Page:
On several occasions throughout the mash and boil the disorganised chaos that forms my brewing space just kept on taunting me.

#Lesson 6 – have somewhere to keep everything, and then keep it there – don’t leave thermometers etc lying around because you’ll spend ages searching for them each time. This may require actually finishing off those cupboards and worktops so that they can actually be used for putting things in!

In parallel to the boil I had decided to heat up some more water to clean through the pump and chiller, and once again I set the pump up to recirculate the water round. 50l of hot water should do the trick, I can leave that and come back in a bit, can’t I?

#Lesson 7 – if you’re going to leave a hose unattended, make sure it can’t fall out of where you’ve left it. Coming back to find just 30l water in the tank and the hose trailing on the floor doesn’t improve your day.

After all that, while it wasn’t exactly plain sailing, the remaining problems were mostly minor. The yeast kicked in eventually, but lack of a temperature-controlled space for one of the two FVs is proving an ongoing problem.

#Lesson 8 – get round to building that fermentation cupboard that’s been planned for months!!

All in all though, it was still an enjoyable brewday, despite everything above, and despite all the rain which I haven’t even mentioned! It took longer than expected at least in part due to the problems experienced, and also down to the process of getting used to new equipment, larger brew lengths etc. However, I have two FVs containing a liquid that is gradually turning into something that resembles beer, so fingers crossed the outcome will be well worth it. Not long to wait now – the yeast I’ve used has been a slow performer for me (this is the third attempt with similar results each time) but with a good rousing tonight I’d hope that by the end of the weekend it’ll be ready to go into cask and the first sample will have been tasted.  All that then leads me to are the final lessons…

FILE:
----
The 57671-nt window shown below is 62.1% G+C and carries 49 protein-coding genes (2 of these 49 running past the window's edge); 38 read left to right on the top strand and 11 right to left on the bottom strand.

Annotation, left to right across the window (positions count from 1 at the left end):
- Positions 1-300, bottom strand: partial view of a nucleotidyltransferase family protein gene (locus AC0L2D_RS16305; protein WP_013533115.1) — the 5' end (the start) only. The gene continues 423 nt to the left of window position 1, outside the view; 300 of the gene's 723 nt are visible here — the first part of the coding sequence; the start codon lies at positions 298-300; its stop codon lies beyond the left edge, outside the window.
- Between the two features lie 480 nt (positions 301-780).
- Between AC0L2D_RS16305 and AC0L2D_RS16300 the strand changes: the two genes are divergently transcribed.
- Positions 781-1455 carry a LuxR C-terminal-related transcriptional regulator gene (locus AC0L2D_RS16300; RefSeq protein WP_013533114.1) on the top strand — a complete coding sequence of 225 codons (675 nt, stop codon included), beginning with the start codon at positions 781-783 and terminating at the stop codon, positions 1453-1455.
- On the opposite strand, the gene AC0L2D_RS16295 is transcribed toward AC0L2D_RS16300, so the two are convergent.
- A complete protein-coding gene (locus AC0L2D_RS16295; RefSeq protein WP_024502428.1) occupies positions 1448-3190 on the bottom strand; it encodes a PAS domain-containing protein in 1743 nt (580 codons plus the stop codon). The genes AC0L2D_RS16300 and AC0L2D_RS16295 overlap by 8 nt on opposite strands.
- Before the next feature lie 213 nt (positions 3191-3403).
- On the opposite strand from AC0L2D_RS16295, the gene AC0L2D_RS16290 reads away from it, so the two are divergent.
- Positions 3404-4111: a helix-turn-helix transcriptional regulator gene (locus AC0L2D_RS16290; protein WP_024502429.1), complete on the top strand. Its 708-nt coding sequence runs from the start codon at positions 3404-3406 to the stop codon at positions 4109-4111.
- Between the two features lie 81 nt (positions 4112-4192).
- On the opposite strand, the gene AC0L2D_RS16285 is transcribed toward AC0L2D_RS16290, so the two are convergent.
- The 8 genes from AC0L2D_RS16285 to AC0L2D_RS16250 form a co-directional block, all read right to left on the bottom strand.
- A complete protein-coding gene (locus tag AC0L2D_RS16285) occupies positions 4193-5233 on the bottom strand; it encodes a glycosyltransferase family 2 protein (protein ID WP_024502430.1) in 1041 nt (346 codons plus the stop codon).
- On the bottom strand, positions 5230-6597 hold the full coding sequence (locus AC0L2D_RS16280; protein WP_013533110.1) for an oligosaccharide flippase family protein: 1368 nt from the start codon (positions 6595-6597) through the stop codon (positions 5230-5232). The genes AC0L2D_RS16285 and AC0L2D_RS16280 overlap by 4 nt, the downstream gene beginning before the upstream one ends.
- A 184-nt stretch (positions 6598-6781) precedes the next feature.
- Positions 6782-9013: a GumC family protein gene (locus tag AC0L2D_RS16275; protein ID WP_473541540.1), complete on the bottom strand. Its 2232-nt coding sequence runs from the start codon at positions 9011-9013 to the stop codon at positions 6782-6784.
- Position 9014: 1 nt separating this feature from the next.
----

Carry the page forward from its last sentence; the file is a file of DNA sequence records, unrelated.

#Lesson 9 – find the time to finish building this bigger brewery (larger mash tun next) and get on with brewing some hopefully fantastic beers!

#Lesson 10 – whatever happens, enjoy it! Brewing beer is great! (honest)

Here’s to the next, almost certainly much more successful brewday.

3 Responses to “Brewing up a disaster – ten lessons learnt on a bad brewday…”

  1. Ha ha! brilliant account of a brewday, when, if it can go wrong, it will go wrong. We’ve all had them and I like to do as you have done, write it all down as you are drilling the learning points in as you recall it to paper (or computer screen).

    • It’s been quite curative going back over it in this way. And its always good to laugh at yourself and your cockups. Mind you, I still have to find out where that missing 20l of hot water went to…

      The real lesson is at the end – l really have to get myself into gear and spend some time putting some relatively simple things right!

      Glad you enjoyed it though!